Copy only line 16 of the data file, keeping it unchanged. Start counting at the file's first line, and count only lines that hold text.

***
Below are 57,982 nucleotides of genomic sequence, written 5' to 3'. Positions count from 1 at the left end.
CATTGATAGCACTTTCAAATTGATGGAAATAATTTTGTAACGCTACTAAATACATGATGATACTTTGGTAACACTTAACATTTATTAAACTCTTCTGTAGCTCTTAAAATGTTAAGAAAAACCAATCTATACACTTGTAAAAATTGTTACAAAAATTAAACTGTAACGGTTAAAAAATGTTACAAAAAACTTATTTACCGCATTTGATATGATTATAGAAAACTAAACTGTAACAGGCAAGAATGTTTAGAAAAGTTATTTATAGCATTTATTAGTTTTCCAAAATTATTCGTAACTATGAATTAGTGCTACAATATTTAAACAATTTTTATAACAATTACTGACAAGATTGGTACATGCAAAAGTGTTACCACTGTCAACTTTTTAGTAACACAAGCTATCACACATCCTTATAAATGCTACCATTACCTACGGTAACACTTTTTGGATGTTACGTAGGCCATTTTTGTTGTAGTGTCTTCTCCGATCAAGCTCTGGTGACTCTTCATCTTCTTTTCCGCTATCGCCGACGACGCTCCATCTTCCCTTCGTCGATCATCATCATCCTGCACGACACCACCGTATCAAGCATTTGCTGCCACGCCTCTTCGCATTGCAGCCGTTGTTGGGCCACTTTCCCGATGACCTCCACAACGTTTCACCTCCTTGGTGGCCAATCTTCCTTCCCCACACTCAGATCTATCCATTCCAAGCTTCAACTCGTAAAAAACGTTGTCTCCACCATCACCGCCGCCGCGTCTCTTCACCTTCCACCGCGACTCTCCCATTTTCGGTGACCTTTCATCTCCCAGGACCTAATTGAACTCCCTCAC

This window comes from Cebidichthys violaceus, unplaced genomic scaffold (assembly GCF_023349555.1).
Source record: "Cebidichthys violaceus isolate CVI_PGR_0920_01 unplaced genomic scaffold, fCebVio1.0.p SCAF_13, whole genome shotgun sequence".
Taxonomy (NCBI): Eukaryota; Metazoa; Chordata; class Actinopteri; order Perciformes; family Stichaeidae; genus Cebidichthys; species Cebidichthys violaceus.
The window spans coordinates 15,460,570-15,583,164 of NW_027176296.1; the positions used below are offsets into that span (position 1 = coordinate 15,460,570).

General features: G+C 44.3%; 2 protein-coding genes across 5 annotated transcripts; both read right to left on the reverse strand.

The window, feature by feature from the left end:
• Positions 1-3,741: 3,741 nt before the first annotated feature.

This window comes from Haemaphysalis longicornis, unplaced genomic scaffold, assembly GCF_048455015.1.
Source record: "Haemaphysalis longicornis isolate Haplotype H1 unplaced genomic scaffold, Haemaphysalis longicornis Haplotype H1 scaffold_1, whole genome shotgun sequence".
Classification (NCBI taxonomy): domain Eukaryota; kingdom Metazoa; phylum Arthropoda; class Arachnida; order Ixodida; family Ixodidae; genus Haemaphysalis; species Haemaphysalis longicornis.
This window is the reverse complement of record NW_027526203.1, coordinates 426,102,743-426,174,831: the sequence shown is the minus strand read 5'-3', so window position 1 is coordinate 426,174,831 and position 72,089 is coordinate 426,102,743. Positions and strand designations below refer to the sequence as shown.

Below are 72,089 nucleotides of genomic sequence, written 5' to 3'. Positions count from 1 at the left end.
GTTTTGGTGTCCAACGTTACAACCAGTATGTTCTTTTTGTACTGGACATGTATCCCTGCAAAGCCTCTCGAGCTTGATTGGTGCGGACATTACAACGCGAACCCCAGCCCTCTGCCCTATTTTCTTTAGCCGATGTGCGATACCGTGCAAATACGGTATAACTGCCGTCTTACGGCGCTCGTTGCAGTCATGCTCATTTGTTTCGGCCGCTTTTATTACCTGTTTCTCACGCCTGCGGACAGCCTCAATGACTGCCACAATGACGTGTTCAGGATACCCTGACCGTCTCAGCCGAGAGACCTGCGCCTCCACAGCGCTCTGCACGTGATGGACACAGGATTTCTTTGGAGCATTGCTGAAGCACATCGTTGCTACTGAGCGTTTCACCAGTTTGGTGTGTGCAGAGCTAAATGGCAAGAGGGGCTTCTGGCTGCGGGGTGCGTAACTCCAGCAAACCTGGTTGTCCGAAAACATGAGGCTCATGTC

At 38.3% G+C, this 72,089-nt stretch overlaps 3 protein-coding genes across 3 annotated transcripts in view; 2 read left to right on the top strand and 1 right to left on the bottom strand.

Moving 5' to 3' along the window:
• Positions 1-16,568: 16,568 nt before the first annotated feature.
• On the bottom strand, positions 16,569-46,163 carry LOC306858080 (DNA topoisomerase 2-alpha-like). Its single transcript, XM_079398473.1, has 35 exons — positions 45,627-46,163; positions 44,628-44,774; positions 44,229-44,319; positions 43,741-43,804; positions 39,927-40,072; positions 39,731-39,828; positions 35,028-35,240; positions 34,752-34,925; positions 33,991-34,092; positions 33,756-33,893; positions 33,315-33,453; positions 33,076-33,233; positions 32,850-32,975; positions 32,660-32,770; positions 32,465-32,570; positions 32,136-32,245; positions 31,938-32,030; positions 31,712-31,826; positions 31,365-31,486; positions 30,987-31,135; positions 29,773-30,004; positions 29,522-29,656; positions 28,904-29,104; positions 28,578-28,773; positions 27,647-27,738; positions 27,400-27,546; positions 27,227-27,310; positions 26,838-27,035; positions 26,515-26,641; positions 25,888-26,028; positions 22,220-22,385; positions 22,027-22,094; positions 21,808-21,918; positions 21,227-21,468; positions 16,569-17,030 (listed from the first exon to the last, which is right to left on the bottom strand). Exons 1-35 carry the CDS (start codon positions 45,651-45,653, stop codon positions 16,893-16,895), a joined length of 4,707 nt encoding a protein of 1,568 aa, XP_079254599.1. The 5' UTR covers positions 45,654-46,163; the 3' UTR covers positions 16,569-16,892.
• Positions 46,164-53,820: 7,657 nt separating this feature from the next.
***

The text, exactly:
At 38.3% G+C, this 72,089-nt stretch overlaps 3 protein-coding genes across 3 annotated transcripts in view; 2 read left to right on the top strand and 1 right to left on the bottom strand.